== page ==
When I was working on my last game, Glow in the Dark, I ran into this late-game slump where I'd foolishly formatted the text in my draft and now had to redo all the graphic design work. I'm proud to say that apparently that was a learning experience, because I've moved the Insomniacs text over from my google doc into Affinity Publisher way earlier than I did for Glow.
A phenomenon that I've seen crop up in different media is the use of geometric shapes as otherworldly counterpoint to the "normal" world. It's eerie without being traditionally creepy, but I wonder if there is some base fear these portrayals are delving into or if it's just become shorthand for unknowably alien.
A rescue mission brings the PCs down to the surface of a hostile exoplanet.
The Somnambulist crew escapes 43-Lyrae-a's moon, we test out the new shuttle loadout, and downtime might actually work now.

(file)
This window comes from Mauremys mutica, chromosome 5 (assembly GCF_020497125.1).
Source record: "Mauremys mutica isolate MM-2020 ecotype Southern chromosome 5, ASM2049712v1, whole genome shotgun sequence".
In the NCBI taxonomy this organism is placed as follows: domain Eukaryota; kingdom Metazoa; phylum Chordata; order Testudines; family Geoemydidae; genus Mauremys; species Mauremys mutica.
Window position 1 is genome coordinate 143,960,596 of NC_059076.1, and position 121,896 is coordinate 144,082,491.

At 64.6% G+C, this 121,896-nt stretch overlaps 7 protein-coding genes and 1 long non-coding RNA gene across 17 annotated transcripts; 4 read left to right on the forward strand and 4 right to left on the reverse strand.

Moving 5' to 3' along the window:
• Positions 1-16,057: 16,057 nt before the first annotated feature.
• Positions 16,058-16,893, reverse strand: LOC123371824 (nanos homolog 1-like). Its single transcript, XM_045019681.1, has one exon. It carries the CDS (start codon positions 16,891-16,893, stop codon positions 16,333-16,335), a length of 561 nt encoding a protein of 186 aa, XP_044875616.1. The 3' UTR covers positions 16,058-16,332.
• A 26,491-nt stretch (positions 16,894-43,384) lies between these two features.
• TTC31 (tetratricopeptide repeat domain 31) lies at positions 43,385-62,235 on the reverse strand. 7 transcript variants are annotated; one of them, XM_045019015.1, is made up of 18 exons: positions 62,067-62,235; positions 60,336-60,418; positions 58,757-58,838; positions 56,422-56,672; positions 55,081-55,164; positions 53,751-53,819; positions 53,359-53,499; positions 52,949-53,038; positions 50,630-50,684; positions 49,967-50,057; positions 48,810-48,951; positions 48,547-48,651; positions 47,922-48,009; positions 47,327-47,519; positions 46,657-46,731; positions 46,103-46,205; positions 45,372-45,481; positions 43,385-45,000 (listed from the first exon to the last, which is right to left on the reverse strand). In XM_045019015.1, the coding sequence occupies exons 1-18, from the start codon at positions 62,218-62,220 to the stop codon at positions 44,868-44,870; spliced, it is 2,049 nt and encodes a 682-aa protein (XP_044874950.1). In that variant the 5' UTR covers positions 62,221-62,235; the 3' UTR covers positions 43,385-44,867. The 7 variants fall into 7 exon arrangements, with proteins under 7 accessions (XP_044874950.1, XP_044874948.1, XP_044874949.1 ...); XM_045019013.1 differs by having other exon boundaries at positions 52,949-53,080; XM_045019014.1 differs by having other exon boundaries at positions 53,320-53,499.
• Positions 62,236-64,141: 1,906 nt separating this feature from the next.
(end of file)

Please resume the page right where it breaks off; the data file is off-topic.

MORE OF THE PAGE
My Insomniacs group learns that just because you CAN breathe it, it doesn't mean you SHOULD breathe it.
I knew this was going to be a good session when one of the players signed into the hangout from a darkened car only to say they'd be back in 45 minutes. The rest of us got down to the business of reconciling the disparate timelines from the last two sessions on TRAPPIST-1e. This is Insomniacs, my cryoship road trip game.
This session happened in an alternate timeline to our "normal" second Insomniacs session. It's not every day that I get to pull off a Groundhog Day in space, especially since one player attended both sessions.